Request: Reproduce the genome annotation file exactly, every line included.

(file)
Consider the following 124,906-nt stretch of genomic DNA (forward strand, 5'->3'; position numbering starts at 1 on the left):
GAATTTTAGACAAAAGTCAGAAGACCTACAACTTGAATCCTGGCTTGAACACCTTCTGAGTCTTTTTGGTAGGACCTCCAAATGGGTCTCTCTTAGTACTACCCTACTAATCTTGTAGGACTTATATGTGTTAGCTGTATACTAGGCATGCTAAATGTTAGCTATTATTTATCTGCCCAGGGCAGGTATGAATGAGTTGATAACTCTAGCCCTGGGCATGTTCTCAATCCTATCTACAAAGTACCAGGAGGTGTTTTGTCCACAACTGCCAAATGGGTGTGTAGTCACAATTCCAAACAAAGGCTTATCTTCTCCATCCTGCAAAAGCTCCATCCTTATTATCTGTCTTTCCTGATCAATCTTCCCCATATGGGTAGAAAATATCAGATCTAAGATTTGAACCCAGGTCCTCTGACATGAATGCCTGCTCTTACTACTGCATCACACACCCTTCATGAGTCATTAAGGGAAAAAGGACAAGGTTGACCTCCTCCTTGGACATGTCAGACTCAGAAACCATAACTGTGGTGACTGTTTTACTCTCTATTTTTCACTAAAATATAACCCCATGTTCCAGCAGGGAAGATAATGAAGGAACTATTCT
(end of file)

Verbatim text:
Consider the following 124,906-nt stretch of genomic DNA (forward strand, 5'->3'; position numbering starts at 1 on the left):
GAATTTTAGACAAAAGTCAGAAGACCTACAACTTGAATCCTGGCTTGAACACCTTCTGAGTCTTTTTGGTAGGACCTCCAAATGGGTCTCTCTTAGTACTACCCTACTAATCTTGTAGGACTTATATGTGTTAGCTGTATACTAGGCATGCTAAATGTTAGCTATTATTTATCTGCCCAGGGCAGGTATGAATGAGTTGATAACTCTAGCCCTGGGCATGTTCTCAATCCTATCTACAAAGTACCAGGAGGTGTTTTGTCCACAACTGCCAAATGGGTGTGTAGTCACAATTCCAAACAAAGGCTTATCTTCTCCATCCTGCAAAAGCTCCATCCTTATTATCTGTCTTTCCTGATCAATCTTCCCCATATGGGTAGAAAATATCAGATCTAAGATTTGAACCCAGGTCCTCTGACATGAATGCCTGCTCTTACTACTGCATCACACACCCTTCATGAGTCATTAAGGGAAAAAGGACAAGGTTGACCTCCTCCTTGGACATGTCAGACTCAGAAACCATAACTGTGGTGACTGTTTTACTCTCTATTTTTCACTAAAATATAACCCCATGTTCCAGCAGGGAAGATAATGAAGGAACTATTCT